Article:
What a giveaway - now everyone knows one of the editor's other major interests. So what has classical music got to do with buses and Park Royal et al.? Well nothing, and I care not! I trust readers enjoy the links! If not - no worries! And if I could find any excuse to pepper this website with dissertations on serious music, I would.
I started work at Park Royal Coachworks in January 1946 in the Composite Body shop aged fourteen. I can well remember the many times we were on strike (from half a day to fifteen weeks) and my strike pay, due to my age, was just ten shillings (fifty pence) per week. I stayed there until they started laying off staff leading up to the closure. I can still remember, although I am 82, the various vehicles I worked on; Civil Defence Vans, Merryweather Fire Engines, Macbraynes Coaches, East Kent, Southdown just to mention a few. Very happy memories of my time there.
I remember my father, John Rose (aka Jack) saying that he remembers being involved in the production of the GWR Railcars and when I was young, around 1960, I went on these quite regularly in their custard and cream colours. They ran from Uxbridge Vine Street station, that was closed under the Beeching Axe, to West Drayton on the Western Region main line. One still exists at Didcot Railway Centre.
By Bella, "Clippie" on RM1's inaugural run Wednesday 8th February 1956
by Bella's son Dave to whom I am grateful for several of the links on the RM
Links page) [Full names withheld by request]
I worked for several years, in the 1950s, at Cricklewood Garage as a "Clippie" - my Badge No. was N51183.
I worked on several Routes over the years but when the new Routemater Bus came into the garage I happened to be working the No. 2 Route. On the day that the RM1 went into service [Wednesday 8th February 1956, Ed.], I was not aware that it was a special run - just that it was a new type of bus being used on Route 2. Yes, it was exciting to have the new bus for my duty but that was all. The journey from Golders Green to Crystal Palace was uneventful - we just picked up the normal complement of passengers - but my one lasting memory of that day was on the return journey when we got to Herne Hill. The crowd waiting to see the Bus was phenomenal - it seemed everyone wanted to get on the Bus - I just wondered what was happening, but had to turn many away as the bus was full. At the end of my shift, my Driver Reg. [Full name withheld by request] and I returned to Cricklewood garage when I was told that the event had been filmed. I was not aware we had been filmed as I was too busy collecting fares etc.. I have never seen this film, nor do I know who might have filmed it; but I would certainly like to see it, if indeed RM1 was filmed that day.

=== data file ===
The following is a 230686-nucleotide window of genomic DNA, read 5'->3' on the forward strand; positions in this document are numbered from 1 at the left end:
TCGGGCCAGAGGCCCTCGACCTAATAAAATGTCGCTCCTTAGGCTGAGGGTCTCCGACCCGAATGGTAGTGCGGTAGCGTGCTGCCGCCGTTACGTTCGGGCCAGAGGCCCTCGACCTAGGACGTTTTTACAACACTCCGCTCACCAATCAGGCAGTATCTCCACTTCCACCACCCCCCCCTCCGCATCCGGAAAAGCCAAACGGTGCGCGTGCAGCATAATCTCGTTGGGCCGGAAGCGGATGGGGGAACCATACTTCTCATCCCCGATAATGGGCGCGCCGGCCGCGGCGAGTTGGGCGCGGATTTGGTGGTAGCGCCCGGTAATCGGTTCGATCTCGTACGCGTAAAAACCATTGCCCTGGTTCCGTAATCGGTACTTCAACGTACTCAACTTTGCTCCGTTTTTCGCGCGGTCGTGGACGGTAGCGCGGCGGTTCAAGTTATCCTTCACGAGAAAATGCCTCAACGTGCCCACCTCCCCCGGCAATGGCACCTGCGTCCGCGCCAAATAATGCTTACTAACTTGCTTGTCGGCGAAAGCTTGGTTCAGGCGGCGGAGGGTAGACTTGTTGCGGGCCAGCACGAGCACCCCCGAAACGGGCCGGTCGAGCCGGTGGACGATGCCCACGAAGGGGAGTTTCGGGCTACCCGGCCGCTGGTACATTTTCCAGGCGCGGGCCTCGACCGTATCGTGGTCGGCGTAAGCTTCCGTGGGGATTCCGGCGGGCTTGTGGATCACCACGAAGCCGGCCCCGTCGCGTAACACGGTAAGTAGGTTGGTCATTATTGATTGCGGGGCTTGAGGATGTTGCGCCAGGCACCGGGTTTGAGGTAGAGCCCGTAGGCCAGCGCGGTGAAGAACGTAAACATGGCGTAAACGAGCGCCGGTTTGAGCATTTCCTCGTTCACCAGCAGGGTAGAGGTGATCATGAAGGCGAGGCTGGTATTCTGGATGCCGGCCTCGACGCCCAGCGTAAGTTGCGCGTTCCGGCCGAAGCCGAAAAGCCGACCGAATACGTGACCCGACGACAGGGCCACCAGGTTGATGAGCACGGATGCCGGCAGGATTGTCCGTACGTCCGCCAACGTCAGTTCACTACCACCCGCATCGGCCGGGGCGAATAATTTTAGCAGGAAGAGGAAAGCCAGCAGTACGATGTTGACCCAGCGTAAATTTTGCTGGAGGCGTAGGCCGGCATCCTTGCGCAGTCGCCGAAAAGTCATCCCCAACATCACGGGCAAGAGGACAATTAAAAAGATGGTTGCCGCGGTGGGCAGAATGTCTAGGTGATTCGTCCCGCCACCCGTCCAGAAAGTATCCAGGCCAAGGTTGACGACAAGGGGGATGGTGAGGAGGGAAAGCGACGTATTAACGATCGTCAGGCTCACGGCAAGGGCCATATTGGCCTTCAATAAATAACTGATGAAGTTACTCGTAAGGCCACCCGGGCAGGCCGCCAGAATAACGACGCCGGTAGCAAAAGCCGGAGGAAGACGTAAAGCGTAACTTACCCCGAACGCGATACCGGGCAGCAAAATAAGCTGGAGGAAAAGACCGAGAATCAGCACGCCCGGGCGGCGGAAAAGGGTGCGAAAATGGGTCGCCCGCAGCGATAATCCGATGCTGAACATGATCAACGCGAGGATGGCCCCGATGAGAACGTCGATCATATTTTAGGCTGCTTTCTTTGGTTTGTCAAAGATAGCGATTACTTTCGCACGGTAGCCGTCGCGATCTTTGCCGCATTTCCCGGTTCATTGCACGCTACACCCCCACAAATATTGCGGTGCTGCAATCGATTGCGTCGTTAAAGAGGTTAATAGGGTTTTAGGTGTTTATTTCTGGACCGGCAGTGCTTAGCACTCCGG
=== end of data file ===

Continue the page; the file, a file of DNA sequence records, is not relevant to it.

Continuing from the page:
It was not for some time, a couple of years or more, that I realised the significance of the journey - to me it was just a normal rostered duty run and, apart from Inspectors at the terminuses, I do not remember having any officials around on what we now know was a very special occasion.
Eventually more RMs came into the garage and I ended my service conducting Route 260 from Cricklewood to Waterloo extending to Surrey Docks in the rush hours.
[I think we'd all like to see the movie of RM1's first official run in 1956! Do you know about this movie or can you add anymore detail to this great occasion? Please let me know. (Ed)]
Bella does have other interesting stories with her time on the buses; mainly the Film & TV celebrities that would get on her bus. The most famous was Charlton Heston who was here at the time his big film (Ben Hur) was on release [1959 Ed.]. Bella gave him a guided tour on the journey pointing out various landmarks for which he was very grateful. But even more amazing for Bella's family is that her grandson is named John Carter (Charlton Heston's real name), and her American daughter-in-law's mother was a close friend of Charlton Heston.
I worked at PRV in the Office from mid 1974 to October 1975 as a Bonus Clerk. Bill Shirley was the Plant Director back then.
At the time the workers in the factory were not happy because their wages of £55-65 per week was made up of a basic wage of about £25 and a bonus of between 120 & 160%. Needless to say they wanted a higher basic wage of about £50-60 with a bonus element of between 5 & 10%. Things were worse in the office! The average wage at PRV was £20 less than the equivalent jobs at Rolls Royce and this was because some 20 years earlier staff had accepted a £1 wage increase if they opted out of the Union.
Still despite the difficulties there were some good people there.
I joined PRV in its Apprenticeship Programme and the year we started a new course was set up at Willesden College. We spent our first year there "full time" except school holiday’s (when we were back in the factory). The course included all the trade’s; painting, panel beating, body work etc. along with technical drawing. The course was intended to train us for potential moves into management and/or teaching at a later date. It was a great first year because we learned a lot and had excellent instructors who were themselves tradesmen. Other Apprentices were from Vanden Plas and Duple’s.
John Doyle's Apprenticeship
Other employees I can remember (apart from those mentioned in the Football Teams) are Andy Barnes, Ernie Stanbury, Billy White & Arthur French; I wish I could remember more but I hope this jogs a few memories and would like to hear from anyone.
I emigrated to New Zealand in 1975 but remember that PRV was a great place to work and I am very proud to have done so!
Page last updated 12th August 2017